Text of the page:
Writing over my own fears

Tweet This Blog Post!

I recently wrote an article about writing through fear. I’m good at telling others how to use writing for their own healing and self-discovery but as the saying goes, “Physician, heal thyself.” I realized there are issues I have resisted for years. I’ve tried to write from a deeper place to find healing but always given into the discomfort and never pushed through it. I wouldn’t allow myself to write because I was afraid of the truth I might write down. Then I would have to come to terms with it. Much easier to be unhappy than faced with an ugly truth.

So last night I confronted my own fears head on. And it wasn’t much fun.

At first I didn’t want to get started. I wrote, “I DO NOT want to be doing this. I’d rather be watching TV.” I wrote words to that effect until I was past the initial block. “I am afraid… of what? I am afraid of…. yes, what?” And so I went on having a conversation with myself. My one side stuttered and faltered over how to express what was going on while the other side kept asking questions to encourage me to keep writing. I allowed words to pop into my head even if they didn’t appear to make sense and I wrote them down. Eventually I wrote my own truth – for six pages. I didn’t like it much.

Then I got this urge – that’s the only way I can describe it – this idea popped into my head and it became a need to pick up a different colored pen and write over what I had just written. At first I thought, well, that’s just silly and wouldn’t be denying what I just wrote? But then I did it. I even flipped my journal upside down and wrote a new truth over the old one. I literally turned my past on its head and wrote my future over it.

It was powerful to see my positive, forward looking words (in bright pink ink) obliterating the fears written beneath (in dull brown). I said, “This very moment is my future and the past is no more. I have the power to re-write my own story. I choose my future and I choose happiness.

It might seem silly that just turning my journal upside down and essentially making a big unreadable mess on the page would have any effect on my thinking but it was symbolic and it seemed to work. I felt lighter and empowered. I really felt like I could re-write my own story and leave the past behind right where it belongs.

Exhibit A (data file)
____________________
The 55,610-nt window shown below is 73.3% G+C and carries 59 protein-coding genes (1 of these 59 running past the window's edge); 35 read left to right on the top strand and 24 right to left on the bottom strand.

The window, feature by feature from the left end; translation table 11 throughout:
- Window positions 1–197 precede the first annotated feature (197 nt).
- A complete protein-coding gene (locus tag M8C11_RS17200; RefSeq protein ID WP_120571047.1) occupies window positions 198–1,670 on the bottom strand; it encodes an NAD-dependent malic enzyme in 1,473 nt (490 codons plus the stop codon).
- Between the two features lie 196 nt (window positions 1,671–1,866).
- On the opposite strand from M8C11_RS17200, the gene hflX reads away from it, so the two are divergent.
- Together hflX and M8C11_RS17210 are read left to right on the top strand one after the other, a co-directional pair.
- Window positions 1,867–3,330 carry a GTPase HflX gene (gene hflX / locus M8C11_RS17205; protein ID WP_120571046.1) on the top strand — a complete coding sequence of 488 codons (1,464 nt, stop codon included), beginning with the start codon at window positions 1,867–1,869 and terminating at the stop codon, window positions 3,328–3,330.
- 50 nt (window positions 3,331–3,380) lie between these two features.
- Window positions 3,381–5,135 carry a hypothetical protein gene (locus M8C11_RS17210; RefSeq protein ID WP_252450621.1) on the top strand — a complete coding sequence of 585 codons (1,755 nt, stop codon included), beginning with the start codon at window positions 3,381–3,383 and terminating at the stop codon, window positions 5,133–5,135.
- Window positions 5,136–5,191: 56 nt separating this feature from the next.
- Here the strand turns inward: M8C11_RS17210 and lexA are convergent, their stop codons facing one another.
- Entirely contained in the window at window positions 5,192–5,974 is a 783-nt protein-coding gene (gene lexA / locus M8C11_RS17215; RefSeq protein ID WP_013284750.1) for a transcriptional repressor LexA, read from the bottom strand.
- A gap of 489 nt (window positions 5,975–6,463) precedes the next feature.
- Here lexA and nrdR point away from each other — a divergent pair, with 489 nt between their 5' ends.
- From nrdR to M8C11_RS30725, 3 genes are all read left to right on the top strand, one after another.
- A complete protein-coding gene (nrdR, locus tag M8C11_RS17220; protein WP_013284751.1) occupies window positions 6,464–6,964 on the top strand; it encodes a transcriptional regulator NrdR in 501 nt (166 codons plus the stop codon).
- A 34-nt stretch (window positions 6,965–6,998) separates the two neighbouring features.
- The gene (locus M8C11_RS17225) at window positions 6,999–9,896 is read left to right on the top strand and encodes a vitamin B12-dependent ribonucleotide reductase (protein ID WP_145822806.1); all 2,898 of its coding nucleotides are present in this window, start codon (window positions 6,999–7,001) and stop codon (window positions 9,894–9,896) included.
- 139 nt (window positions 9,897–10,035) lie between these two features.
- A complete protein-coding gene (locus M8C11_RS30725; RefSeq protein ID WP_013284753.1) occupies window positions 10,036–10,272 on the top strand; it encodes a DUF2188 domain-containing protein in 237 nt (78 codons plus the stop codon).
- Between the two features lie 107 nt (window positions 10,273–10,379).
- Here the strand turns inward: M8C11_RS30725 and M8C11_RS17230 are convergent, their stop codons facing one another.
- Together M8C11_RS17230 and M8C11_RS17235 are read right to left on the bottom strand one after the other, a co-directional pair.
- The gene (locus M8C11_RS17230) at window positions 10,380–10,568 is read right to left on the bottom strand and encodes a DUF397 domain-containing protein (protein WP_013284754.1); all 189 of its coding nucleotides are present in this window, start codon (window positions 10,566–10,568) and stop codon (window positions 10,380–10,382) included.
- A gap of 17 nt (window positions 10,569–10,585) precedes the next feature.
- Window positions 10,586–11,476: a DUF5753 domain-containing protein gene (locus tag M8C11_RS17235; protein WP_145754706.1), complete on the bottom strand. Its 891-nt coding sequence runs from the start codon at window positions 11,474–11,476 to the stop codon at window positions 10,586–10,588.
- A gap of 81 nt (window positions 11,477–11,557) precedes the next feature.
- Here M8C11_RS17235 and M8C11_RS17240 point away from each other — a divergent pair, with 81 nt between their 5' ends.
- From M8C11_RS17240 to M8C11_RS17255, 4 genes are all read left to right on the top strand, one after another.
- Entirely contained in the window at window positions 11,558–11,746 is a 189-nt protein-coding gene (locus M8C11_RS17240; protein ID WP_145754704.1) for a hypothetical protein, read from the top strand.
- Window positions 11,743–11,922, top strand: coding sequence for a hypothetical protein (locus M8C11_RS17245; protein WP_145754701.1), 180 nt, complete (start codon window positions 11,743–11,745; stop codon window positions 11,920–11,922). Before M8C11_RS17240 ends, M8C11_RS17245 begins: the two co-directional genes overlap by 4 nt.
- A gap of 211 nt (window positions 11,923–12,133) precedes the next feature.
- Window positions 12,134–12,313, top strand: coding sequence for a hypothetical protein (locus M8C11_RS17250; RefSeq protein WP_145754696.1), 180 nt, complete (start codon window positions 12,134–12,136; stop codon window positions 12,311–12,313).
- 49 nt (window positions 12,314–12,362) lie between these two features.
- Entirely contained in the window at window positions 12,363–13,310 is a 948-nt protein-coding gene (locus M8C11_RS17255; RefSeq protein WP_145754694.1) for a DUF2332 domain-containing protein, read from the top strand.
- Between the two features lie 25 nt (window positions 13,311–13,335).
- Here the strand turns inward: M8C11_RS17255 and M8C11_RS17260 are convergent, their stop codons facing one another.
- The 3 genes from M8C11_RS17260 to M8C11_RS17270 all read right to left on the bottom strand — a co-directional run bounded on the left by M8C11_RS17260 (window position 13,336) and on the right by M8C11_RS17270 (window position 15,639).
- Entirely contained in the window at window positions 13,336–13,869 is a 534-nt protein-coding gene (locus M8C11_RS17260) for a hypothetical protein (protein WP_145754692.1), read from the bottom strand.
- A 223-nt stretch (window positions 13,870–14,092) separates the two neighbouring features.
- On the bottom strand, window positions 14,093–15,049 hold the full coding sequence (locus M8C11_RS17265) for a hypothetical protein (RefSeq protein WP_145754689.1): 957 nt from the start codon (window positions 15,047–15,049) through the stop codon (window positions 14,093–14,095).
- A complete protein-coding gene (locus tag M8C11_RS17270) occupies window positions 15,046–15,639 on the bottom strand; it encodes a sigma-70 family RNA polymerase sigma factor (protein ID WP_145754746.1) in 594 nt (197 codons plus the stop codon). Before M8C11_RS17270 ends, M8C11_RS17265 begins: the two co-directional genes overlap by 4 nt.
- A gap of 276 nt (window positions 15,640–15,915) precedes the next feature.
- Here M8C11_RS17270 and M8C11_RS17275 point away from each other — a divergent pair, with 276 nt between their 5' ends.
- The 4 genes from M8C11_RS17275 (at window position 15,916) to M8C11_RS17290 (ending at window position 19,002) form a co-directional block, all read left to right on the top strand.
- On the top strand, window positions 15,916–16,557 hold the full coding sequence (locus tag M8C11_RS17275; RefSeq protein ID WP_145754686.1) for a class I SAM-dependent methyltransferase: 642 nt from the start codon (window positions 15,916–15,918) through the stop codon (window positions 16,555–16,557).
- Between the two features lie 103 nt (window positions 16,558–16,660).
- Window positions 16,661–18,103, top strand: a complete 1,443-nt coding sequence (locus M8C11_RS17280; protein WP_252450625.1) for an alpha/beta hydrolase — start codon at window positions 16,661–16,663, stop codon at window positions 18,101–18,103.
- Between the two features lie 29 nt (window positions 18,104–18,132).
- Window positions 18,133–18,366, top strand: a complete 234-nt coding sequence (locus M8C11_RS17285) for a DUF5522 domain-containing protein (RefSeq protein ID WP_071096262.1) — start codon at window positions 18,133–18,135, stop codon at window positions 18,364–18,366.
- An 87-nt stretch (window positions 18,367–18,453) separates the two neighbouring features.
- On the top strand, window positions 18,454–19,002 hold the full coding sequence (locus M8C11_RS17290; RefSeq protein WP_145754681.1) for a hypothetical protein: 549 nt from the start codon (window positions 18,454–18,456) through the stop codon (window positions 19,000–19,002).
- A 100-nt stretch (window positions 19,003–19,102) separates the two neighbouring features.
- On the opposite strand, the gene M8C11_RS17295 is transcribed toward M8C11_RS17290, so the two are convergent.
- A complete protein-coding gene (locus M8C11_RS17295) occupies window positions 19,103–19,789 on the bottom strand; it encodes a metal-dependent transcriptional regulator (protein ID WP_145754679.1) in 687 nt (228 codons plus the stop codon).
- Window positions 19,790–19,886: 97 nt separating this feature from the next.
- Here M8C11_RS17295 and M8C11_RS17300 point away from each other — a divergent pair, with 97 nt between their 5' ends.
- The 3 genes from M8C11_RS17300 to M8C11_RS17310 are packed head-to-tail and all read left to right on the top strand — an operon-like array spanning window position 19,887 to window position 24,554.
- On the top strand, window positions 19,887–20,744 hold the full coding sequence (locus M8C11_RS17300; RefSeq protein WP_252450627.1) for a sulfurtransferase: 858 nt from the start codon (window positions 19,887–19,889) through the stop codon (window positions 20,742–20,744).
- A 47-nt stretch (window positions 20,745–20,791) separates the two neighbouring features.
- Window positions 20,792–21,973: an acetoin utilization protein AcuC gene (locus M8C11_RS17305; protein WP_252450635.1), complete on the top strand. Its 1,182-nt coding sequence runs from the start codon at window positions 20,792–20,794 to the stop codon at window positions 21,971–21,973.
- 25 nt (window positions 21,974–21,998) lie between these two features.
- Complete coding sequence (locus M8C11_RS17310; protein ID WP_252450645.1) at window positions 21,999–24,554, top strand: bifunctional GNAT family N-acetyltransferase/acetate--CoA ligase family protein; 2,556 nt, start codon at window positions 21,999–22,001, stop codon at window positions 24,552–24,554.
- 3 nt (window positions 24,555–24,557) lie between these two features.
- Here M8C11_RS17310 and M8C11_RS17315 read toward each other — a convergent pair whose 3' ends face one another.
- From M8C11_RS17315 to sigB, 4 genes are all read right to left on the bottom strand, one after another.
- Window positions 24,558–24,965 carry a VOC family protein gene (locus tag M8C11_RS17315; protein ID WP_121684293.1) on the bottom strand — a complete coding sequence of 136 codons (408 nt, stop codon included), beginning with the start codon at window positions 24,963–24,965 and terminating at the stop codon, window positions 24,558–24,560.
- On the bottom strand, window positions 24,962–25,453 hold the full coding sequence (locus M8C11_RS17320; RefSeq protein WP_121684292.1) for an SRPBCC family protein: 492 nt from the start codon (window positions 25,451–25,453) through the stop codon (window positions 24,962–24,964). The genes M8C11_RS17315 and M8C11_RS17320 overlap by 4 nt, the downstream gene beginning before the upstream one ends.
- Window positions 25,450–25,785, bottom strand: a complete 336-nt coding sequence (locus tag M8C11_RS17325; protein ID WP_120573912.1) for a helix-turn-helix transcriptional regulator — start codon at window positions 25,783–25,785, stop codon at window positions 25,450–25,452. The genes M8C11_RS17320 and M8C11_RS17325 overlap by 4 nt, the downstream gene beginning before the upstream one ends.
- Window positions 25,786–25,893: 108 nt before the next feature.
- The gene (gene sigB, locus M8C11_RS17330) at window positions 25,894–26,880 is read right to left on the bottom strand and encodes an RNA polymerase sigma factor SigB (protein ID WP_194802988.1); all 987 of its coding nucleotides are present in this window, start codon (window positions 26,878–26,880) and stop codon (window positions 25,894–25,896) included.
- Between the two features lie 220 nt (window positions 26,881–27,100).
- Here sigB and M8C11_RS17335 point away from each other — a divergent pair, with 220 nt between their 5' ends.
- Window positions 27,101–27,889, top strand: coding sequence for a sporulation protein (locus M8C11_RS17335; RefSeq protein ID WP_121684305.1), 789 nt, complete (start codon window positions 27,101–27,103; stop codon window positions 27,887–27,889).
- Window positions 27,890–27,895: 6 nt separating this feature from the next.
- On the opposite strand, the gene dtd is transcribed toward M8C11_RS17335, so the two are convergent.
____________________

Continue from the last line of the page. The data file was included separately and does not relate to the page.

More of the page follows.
Prompt: Write, “I’m afraid…” until you are so sick of your own whining that you have to stop. Then flip the book upside down and write over your fears, “The truth is…

(A more instructional version of this post can be found here.)

_______

Please visit my Examiner.com page for articles on Journaling for Kids, Organization and almost everything in between.

Private coaching – Customized to help you re-INK your own life – available in person or via email.

Advertisements

7 thoughts on “Writing over my own fears

  1. What a wonderful idea! The symbolism of this exercise is powerful and moving. There are some issues in my life I’ve been resisting writing about as well, and now I have a way to write about them. Thank you!

    • I hope it works for you! It was like my subconscious knew what I needed to help me – which of course it does, always, if we just shut up and listen! Good luck to you.

  2. Hello Miss, I’m having trouble accessing my FB at the moment and can’t find just a straightforward email address for you, so I’m forwarding a link to your site to the once-a-month-writers-group (aka “Open Door”) and here I will provide you with the facilitator’s name and contact info:
    Mary Holland, Imagine93@verizon.net. She is also on FB but apparently doesn’t use it frequently.
    Talk to you soon, my dear writing pal!

  3. Hi, I also just took a peek at your Examiner article of June 3 (this year?–it came up as almost the first item in a GS for “VT writer’s group”)…anyway, you don’t mention the Green Mountain Writers Conference in Tinmouth in August…might toss that one in, too. ?

    • Thanks – I’ll look up the info and include it. I’ll add Open Door when I have more info. Glad to know I’m at the top of the google search!

  4. Pingback: expressive writing technique: scrawl over your past « worthwrite

Leave a Reply

Fill in your details below or click an icon to log in:

WordPress.com Logo

You are commenting using your WordPress.com account. Log Out / Change )

Twitter picture

You are commenting using your Twitter account. Log Out / Change )

Facebook photo

You are commenting using your Facebook account. Log Out / Change )

Google+ photo

You are commenting using your Google+ account. Log Out / Change )

Connecting to %s